top of page

REVIEW of Guild talk Salisbury Museum 'Past Forward' project

Stratford sub Castle Guild 10 April 2024 - Adrian Green

Adrian Green, Museum Director, gave us a ‘preview’ of the work taking place at the museum. His entertaining, informative presentation was illustrated with personal photographs and images from the planning process.

He reminded us of the background to the project. Visitor numbers had plateaued at 17,000/yr. The museum needed to improve its offer to people. In 2014 the Wessex Gallery opened. Visitor numbers rose to 30,000/yr. Engagement with the local community groups and schools also increased. In 2019 the museum secured a National Lottery Heritage Fund grant of £3.2m for its £5.1m Past Forward Project to change the northern right wing of the building.

Note: The NLHF have since given an additional £700,000 due to inflation and individuals have donated c £600,000.                        

There are 4 strands to the work:

1) To conserve the building;

2) To create new galleries;

3) To upgrade the public facilities;

4) To increase community engagement.

The philosophy behind the display areas is to open the spaces, to have clear sight lines to view the objects and make it easy to navigate and enable browsing through the 800-year history of Salisbury. There will be better lighting, clear, simple yet detailed information content, with interactive displays and audio-visual films. Each room will display artefacts telling the story of everyday life and the history of the city.

The changes that have been made to meet the 4 strands are:      

1) A new History of Salisbury Gallery (The Devenish Bradshaw Salisbury Gallery);

2) A new Natural History Gallery;

3) The Ceramics gallery has been upgraded;

4) There are new lifts and stairs, and new toilets, with improved access;

5) The kitchen has been refurbished;

6) The Education Room and Volunteers Room have been refurbished.                                                                                     

Adrian gave a detailed breakdown of the new layout. The new Salisbury Gallery is named the Devenish Bradshaw Salisbury Gallery, in honour of Peter Bradshaw of the Devenish family. Peter has, and continues to be, a major funder of the museum.

There will be 3 rooms:

1. Medieval Room (13th-16th century) – housing the ‘Drainage Collection’, Working Trades exhibits, an Old Sarum/New Sarum exhibit, and examples of Laverstock Pottery;

2. Tudor, Stuart and Georgian Room (16th-19th century) – housing a Poverty and Social Reform display, a High Society and Costumes display, Local Manufacturing and Trades exhibits, The Downton Fire Engine, and a Paintings Wall;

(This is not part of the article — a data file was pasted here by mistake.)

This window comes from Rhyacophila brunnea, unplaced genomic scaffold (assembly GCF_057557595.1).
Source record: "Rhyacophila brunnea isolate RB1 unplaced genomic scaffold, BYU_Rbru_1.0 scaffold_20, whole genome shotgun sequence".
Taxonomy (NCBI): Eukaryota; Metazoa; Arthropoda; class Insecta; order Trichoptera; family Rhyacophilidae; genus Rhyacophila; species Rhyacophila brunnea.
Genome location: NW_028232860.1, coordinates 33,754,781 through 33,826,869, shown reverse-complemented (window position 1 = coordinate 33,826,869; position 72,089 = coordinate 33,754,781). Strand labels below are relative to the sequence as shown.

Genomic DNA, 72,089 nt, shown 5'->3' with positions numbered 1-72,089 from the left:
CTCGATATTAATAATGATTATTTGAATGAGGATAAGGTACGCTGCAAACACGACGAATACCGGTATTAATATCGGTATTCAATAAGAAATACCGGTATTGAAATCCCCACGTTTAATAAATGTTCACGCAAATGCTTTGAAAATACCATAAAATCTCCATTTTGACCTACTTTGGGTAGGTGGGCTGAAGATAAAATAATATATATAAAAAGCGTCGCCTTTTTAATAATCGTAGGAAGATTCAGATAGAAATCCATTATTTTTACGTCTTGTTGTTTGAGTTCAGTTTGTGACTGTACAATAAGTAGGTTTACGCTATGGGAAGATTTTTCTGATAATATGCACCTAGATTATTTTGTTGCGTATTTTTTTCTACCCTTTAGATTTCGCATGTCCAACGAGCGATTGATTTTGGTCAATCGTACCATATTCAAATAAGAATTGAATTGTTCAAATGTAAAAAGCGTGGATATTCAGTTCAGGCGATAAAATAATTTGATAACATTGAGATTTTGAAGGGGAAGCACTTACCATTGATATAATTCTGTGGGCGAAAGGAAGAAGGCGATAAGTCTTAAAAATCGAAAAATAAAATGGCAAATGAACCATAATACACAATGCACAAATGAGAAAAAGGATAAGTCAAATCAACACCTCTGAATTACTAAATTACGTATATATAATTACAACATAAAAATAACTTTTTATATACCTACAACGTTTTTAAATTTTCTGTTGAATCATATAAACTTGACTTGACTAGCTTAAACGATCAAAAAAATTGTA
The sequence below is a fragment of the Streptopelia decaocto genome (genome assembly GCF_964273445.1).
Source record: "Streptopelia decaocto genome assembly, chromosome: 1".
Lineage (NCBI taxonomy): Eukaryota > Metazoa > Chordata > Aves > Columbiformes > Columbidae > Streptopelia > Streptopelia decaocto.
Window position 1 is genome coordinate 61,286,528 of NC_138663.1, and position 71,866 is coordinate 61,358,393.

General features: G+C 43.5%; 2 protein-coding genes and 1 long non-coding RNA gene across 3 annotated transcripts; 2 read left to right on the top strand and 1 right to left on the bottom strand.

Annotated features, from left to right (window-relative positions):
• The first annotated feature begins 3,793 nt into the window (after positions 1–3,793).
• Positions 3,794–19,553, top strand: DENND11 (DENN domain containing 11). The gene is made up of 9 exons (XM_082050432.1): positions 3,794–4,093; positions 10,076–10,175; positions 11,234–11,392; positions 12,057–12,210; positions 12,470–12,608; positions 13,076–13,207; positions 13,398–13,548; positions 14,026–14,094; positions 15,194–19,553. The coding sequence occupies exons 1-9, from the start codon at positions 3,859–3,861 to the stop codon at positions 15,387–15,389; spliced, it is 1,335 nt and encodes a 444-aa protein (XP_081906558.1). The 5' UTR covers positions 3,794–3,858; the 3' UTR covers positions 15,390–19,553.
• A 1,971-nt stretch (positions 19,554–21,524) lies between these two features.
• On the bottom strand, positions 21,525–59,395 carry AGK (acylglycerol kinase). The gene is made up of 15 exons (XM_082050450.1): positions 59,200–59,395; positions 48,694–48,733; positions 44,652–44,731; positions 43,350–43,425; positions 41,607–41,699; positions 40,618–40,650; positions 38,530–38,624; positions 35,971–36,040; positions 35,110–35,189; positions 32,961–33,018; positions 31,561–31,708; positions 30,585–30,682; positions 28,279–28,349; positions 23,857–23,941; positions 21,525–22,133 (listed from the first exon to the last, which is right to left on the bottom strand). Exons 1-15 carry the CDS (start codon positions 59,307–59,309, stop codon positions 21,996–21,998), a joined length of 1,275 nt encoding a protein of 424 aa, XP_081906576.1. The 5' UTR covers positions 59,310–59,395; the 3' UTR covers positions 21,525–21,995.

3. Victorian and Modern Room (19th-21st century) – housing Manufacturing & Retail exhibits, several Military History Story areas, a Teacher Training College display, a display and exhibits from Little Durnford and the Devenish Family, a ‘Crisis’ display, referencing a Cholera outbreak, the Common Cold Research Unit, the Novichok attack and the Coronavirus pandemic.         

Each room will have its ‘highlights’ prominently displayed. All are rare and valuable. The Medieval Room has a 13C King chess piece, a stonework head from Clarendon Palace, a piece of 13/14C Laverstock pottery and a 15C pewter piece from Normandy.

The Tudor, Stuart and Georgian Room has a 1717 pestle & mortar, a pair of duelling pistols, a 1636 clock and the aim of displaying Constable paintings.

The Victorian and Modern Room has the 1912 Scout Car fully restored and the ‘Salisbury Giant’.

In creating the new Ceramics Gallery, the museum worked with Julian Richards (television and radio presenter, writer and member of Wessex Archaeology) to develop a ‘potted history of Britain’, with exhibits from Prehistoric, Roman and Medieval periods. The new Natural History gallery has clearer, head height displays, showing exhibits in more natural surroundings.

Medieval roof tile

Adrian fascinated us with some images of two unusual discoveries found during the conservation work: a Medieval tile from the roof and a Medieval label stop buried in the north wall.

Medieval label stop

The intended opening of the new galleries is scheduled for summer 2024 (July?).

Ed. Since this review was written, the Museum's Newsletter no. 153 announced a 'Grand Public Opening' on Saturday 13 July.

The talk concluded with a lively Q&A session. I am only able to give you a brief summary here from the detail of the talk, so apologies if any readers feel I have omitted something vital.

There was a generous Gift Bowl donation. Adrian reminded us that the best way to support the Museum is with a ‘Membership’. Members get unlimited free entry to the museum, exhibitions and all its family events, free entry to partner museums (Dorset, Wiltshire, Lydiard House and the STEAM Museums) and free entry to Stonehenge, plus a 10% discount in the shop and café. Further details can be found on the museum website: 

Terry Ereira


A post from the News page - view all News


Do you have something of local interest that could be added to the website? Articles, news stories or images are always welcome.


Please email details to

bottom of page